'But the question is not so much management and money. The question is what sort of flavour this whole project has, and it's not very successful. A lot of people feel a little dragged if you bring it up, but you have to, because F1 has reached such levels.

'Years ago I could probably have made a decision about a new F1 engine. Today it almost goes to the board and, subsequently, you have exposed yourself much more. If you are not successful and you are spending a lot of money people want to know what on earth are we doing here? Are there any other benefits in marketing, television, media and so on and so forth? That brings up a very sore point with me because I fail to see a good, healthy direction in F1.

'F1 should be the playground for ultra technology, but it should have a direction that makes a little more sense. It cannot be game of horsepower alone. That is not what the industry needs. It should be a package where we can benefit.

'We have others programmes which are strictly entertainment - with very little technical involvement, such as stock car racing in America and touring car racing, but F1 is different.

'I think we've got the brightest engineers in F1 and if you give those guys goals which have some long-term meaning to the industry, I think we'd be a lot healthier - and not just in F1.

'Look how rallying has evolved. For a number of years you have had people in rallying with throwaway gearboxes. You've got throwaway turbochargers lined up, and every special stage you just throw in a new one. You've got tyre deals which cost the manufacturers millions of pounds just to get them. That's not what rallying is all about.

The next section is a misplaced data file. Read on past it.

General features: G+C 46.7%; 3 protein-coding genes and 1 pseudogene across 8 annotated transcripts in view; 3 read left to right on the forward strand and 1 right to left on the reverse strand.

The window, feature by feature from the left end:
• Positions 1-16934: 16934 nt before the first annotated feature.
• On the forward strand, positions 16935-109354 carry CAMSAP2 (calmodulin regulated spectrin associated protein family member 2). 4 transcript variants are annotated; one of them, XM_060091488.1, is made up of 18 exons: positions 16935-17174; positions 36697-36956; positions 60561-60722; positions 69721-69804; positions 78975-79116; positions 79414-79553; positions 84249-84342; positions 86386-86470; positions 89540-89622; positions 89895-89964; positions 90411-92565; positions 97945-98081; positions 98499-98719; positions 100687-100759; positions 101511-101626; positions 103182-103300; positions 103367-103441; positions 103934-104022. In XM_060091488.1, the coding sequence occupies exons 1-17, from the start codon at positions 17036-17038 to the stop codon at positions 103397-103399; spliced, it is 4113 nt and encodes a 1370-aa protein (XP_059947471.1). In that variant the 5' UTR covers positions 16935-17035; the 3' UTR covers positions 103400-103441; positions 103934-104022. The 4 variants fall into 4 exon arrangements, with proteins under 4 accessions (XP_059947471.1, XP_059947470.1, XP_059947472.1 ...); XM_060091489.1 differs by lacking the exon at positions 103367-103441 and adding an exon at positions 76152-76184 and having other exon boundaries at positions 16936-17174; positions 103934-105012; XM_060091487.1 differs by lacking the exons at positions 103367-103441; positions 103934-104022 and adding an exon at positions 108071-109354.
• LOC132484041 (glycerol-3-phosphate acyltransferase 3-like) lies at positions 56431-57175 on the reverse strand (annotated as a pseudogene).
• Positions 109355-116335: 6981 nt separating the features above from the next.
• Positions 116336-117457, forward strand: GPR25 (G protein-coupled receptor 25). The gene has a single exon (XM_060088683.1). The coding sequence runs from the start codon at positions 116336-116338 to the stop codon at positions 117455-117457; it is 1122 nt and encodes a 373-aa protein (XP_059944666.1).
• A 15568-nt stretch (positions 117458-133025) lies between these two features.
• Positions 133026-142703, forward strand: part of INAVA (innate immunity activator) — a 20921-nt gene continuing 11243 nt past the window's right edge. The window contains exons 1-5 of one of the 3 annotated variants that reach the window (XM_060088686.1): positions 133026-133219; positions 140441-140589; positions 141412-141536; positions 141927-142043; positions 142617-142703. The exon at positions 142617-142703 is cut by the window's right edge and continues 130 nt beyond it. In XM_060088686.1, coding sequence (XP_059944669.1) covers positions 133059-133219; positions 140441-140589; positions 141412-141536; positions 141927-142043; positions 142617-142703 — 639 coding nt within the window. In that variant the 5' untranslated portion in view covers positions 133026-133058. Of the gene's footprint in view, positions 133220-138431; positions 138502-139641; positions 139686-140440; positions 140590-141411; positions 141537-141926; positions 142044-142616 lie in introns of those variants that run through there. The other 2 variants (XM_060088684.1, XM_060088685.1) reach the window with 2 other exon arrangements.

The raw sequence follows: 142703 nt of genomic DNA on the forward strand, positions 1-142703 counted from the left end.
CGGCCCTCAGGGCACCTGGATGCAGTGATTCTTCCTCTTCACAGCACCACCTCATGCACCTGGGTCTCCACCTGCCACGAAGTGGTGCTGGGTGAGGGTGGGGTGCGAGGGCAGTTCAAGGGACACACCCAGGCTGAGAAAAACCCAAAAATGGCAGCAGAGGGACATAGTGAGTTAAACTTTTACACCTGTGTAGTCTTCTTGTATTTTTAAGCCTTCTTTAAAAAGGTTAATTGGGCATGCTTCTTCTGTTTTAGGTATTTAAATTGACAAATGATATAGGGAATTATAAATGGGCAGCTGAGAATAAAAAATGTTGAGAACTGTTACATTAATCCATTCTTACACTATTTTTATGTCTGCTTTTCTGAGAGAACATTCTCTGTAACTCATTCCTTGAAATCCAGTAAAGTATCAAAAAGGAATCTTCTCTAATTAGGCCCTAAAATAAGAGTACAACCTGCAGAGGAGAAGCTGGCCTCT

'I used to blame FISA for this lack of vision, but I have altered my viewpoint a little bit. I think the manufacturers together are as guilty as anyone. When someone sees an opportunity, off he goes all of a sudden in the wrong direction and everyone follows. FISA seems to have the view that things can only be successful if big money is involved. I'm not opposed to spending money if it makes sense and I'm not trying to take anything away from racing but today's automotive engineering is about packaging. You want to have a car which is ergonomically right. The engines are supposed to be getting smaller, you want to know about electronics, you want to know about materials - all the stuff that Ford is doing in F1 but, since it is now only a horsepower game, we finally realised that we weren't getting any response, so we said, "Okay, we'll do a twelve cylinder engine, just to see which one is better".

'That doesn't mean that my position, or the position of the Ford Motor Company, has changed. I don't think there's any company more involved in racing than Ford and we've supported FISA from day one, but I fail to see any long-term thinking and planning there. And I think it is going to hurt the sport.